Shoulder Stabilization Surgery

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An Overview on Shoulder Dislocation Treatment

A shoulder dislocation occurs when the head of the humerus (ball) becomes pulled apart from the glenoid of the scapula (socket). Dr. Jervis Yau, orthopedic shoulder surgeon, is available to treat patients in the Santa Barbara, Goleta, Santa Maria and Ventura, California area who have experienced a dislocated shoulder. The overall goal of a shoulder dislocation treatment is to place the ball back into the socket and return stability to the joint. If the dislocation causes extensive joint damage, a shoulder stabilization surgery may be necessary to restore stability to the joint.

The shoulder joint is classified as having the greatest range of motion of any joint in the body. With this great mobility, comes the risk of injuring leading to shoulder instability. The shoulder joint is stabilized by soft tissue restraints, including ligaments, tendons and cartilage. Working together, these structures help keep the joint in its proper position during motion. When a shoulder dislocation occurs, the soft tissues tear as the humeral head separates from the glenoid.

It is crucial to reduce the dislocated joint in a timely fashion.  Often after dislocations, the humeral head has to be manually manipulated back into the glenoid by a trained professional. Once the joint is reduced in the socket, Dr. Yau will perform a physical examination and review diagnostic tests. X-rays will be used to assess for bone damage while an MRI scan will detect the extent of soft tissue injury to the shoulder.

A shoulder arthroscopy stabilization surgery may be recommended by Dr. Yau if a patient has recurrent instability or extensive damage to the stabilizing structures of the shoulder. During the minimally invasive procedure, Dr. Yau will carefully examine and confirm the extent of damage. He will place anchors into the glenoid that contains strong sutures, which are used to repair the torn capsule, ligaments and labrum.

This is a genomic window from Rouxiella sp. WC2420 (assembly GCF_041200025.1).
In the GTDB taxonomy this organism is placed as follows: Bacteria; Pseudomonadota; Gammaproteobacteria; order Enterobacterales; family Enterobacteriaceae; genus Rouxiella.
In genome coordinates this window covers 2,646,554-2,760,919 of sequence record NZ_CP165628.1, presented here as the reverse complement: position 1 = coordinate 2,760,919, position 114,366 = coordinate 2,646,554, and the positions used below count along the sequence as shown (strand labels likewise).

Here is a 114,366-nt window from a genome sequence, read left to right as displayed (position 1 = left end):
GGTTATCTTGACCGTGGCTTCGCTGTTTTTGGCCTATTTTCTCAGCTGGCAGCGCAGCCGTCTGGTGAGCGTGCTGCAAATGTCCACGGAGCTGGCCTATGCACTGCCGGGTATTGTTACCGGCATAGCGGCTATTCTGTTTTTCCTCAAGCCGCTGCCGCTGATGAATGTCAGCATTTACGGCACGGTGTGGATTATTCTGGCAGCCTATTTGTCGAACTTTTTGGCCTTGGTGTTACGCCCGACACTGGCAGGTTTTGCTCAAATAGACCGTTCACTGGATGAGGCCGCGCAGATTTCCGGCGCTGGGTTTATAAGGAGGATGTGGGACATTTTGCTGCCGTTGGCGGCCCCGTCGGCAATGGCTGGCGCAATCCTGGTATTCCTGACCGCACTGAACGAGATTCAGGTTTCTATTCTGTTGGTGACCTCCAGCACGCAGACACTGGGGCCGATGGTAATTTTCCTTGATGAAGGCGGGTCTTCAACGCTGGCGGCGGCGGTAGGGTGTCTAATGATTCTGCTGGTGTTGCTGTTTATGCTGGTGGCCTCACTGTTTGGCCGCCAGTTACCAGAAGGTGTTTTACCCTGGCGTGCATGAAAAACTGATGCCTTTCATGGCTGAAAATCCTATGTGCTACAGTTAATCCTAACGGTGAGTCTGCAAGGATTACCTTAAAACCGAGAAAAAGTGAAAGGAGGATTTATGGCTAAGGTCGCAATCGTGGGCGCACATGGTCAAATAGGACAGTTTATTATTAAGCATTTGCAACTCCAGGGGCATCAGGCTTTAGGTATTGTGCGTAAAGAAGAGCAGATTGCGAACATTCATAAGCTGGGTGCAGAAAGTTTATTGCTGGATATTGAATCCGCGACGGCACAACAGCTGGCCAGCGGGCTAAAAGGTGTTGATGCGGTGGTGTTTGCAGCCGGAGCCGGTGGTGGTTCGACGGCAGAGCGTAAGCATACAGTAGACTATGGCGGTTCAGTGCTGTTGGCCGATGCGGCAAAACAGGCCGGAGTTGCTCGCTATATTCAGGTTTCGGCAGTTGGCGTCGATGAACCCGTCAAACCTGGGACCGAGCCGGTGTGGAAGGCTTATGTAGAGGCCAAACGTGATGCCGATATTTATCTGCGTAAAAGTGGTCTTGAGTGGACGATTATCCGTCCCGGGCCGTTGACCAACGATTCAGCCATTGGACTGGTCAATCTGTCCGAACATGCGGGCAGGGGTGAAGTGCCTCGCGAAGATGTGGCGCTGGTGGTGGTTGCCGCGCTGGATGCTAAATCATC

Occasionally, open shoulder stabilization surgeries are needed if patients experience chronic instability after failed arthroscopic repair, excessive bone loss or a missed dislocation where the joint cannot be manually reduced.

Are you a candidate for shoulder stabilization surgery?

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Recovery and Rehabilitation Following Arthroscopic Shoulder Stabilization Surgery

After surgical stabilization, patients will be required to wear a sling for approximately six weeks in order to protect the repaired shoulder. Physical therapy will typically be delayed until 3-6 weeks after surgery depending on how stiff the patients become.  The physical therapy rehabilitation program will be focused on restoring motion and strength in a protected fashion.  It is critical that patients adhere to the postoperative rehabilitation program to decrease the chance of recurrent instability.

To determine if arthroscopic shoulder stabilization surgery is the correct shoulder dislocation treatment for you, please contact the Santa Barbara, Goleta, Santa Maria and Ventura, California orthopedic practice of shoulder surgeon Dr. Jervis Yau.

Shoulder Dislocation FAQ

How long does it take a shoulder dislocation to heal?

Depending on factors such as severity of injury, patient’s age and whether this is the first dislocation, healing time could be 6 weeks or more. Once the dislocation is diagnosed, the doctor will likely prescribe ice packs to control swelling and several weeks of immobilization. He or she may perform a reduction — use a technique to move the shoulder back into its socket. If the shoulder continues to dislocate, surgery may be recommend.

How to prevent, treat, fix, stop shoulder dislocation

Prevention: Try to stay in good physical shape. That means strengthening the back muscles, the neck, wrist, arm and of course, shoulder. Perform stretching and range-of-motion exercises, particularly after exercising, when the muscles are warmed up. Do not lift or carry objects that are too heavy. Repeated arm movements can injure the tendons or bursa (a lubricated cushion located at friction points between bone and surrounding soft tissue). Alternate arms when doing repetitive activities such as gardening or cooking. If you’re doing activities that involve raising your arms to the side or overhead (like painting) for long periods of time, take frequent breaks.

Surgery: Injury extent can be confirmed by an MRI and, if bone loss may be suspected, a CT scan. In situations where too much damage has occurred, the only way to return shoulder stability and range of motion is shoulder stabilization surgery. If there is a labral tear without bone loss, orthopedic surgeon Dr. Jervis Yau will perform arthroscopic shoulder stabilization surgery.

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